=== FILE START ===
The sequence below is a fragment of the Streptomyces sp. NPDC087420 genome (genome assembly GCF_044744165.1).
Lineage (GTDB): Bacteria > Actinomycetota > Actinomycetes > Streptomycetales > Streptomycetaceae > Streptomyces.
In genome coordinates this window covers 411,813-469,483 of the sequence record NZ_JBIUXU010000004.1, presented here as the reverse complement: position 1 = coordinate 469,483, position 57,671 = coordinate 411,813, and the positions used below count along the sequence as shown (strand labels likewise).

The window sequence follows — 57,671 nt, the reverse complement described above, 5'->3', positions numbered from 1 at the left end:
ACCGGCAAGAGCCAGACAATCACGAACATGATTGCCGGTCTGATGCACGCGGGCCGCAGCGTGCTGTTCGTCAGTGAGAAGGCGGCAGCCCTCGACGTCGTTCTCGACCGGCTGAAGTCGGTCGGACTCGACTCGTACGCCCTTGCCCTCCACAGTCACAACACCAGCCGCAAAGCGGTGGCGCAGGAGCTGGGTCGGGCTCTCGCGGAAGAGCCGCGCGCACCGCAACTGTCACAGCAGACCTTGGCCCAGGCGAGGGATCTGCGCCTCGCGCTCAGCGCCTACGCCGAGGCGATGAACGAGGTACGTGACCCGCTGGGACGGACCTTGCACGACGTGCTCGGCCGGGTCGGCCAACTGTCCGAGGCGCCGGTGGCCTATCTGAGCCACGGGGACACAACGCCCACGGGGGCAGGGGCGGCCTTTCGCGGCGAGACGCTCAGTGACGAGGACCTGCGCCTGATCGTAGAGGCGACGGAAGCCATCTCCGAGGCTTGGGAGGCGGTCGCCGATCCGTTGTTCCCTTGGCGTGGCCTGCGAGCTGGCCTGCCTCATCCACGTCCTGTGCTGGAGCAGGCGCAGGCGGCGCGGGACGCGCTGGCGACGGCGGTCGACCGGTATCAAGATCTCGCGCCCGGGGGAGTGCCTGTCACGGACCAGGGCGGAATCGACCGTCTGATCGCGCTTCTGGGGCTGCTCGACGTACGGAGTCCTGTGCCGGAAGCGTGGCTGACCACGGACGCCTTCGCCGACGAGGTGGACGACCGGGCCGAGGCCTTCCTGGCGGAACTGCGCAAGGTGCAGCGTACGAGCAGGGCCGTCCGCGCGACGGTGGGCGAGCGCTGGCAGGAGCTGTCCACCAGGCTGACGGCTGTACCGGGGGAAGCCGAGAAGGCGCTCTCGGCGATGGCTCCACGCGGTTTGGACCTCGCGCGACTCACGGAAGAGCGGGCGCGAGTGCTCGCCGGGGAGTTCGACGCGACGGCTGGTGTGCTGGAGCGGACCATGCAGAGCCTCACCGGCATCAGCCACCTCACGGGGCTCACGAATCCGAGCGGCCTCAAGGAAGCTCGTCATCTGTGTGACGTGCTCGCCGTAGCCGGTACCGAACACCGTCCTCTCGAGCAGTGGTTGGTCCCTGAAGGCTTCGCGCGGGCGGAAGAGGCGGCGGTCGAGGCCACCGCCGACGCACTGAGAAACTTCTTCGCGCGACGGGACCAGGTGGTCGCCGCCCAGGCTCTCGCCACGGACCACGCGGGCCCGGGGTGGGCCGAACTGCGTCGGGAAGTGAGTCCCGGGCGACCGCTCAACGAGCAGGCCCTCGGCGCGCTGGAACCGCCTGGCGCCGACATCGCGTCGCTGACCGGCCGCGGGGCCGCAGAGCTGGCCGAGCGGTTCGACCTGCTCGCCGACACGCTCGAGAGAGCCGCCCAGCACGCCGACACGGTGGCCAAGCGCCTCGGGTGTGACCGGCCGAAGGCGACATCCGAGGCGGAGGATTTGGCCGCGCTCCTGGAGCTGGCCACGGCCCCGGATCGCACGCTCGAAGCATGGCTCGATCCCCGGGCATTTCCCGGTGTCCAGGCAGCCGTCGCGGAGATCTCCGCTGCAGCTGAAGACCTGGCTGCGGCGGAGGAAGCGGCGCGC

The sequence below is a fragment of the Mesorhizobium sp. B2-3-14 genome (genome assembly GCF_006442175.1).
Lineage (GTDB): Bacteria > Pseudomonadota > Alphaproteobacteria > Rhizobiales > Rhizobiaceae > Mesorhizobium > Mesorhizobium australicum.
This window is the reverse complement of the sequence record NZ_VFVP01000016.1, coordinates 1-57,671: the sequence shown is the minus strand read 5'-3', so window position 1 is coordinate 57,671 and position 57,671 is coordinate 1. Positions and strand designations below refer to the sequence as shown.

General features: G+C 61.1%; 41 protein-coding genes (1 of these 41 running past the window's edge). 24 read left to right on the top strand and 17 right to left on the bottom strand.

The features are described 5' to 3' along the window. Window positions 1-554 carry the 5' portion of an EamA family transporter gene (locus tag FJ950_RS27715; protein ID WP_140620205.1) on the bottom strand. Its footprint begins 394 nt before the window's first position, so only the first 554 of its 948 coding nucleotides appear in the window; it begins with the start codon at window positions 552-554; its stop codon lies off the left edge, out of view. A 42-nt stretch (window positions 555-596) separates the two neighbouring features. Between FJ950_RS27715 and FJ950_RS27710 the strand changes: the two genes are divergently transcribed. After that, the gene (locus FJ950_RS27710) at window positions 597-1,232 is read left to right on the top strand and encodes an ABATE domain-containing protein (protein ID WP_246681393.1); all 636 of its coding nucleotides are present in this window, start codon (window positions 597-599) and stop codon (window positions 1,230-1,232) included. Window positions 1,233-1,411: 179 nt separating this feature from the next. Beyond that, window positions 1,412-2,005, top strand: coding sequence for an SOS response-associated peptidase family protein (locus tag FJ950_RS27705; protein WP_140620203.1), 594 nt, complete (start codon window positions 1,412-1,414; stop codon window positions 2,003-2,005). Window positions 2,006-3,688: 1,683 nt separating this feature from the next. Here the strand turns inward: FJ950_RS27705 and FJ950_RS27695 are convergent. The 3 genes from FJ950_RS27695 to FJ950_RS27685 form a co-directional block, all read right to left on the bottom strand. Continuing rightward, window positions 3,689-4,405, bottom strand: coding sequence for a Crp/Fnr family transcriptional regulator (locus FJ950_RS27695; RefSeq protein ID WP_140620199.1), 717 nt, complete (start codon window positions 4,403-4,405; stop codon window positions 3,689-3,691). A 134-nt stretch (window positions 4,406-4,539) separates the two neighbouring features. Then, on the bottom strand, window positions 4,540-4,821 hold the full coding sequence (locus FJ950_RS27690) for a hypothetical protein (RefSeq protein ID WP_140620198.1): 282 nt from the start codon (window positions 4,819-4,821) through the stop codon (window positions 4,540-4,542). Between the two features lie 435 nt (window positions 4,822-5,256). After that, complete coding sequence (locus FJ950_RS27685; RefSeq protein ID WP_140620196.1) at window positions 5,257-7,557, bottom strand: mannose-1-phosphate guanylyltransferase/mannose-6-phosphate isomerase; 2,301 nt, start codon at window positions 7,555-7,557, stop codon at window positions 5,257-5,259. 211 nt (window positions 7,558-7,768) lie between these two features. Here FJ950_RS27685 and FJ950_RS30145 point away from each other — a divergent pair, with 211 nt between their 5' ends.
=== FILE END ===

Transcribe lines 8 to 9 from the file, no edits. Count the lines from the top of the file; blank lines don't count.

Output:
This window is the reverse complement of the sequence record NZ_VFVP01000016.1, coordinates 1-57,671: the sequence shown is the minus strand read 5'-3', so window position 1 is coordinate 57,671 and position 57,671 is coordinate 1. Positions and strand designations below refer to the sequence as shown.

General features: G+C 61.1%; 41 protein-coding genes (1 of these 41 running past the window's edge). 24 read left to right on the top strand and 17 right to left on the bottom strand.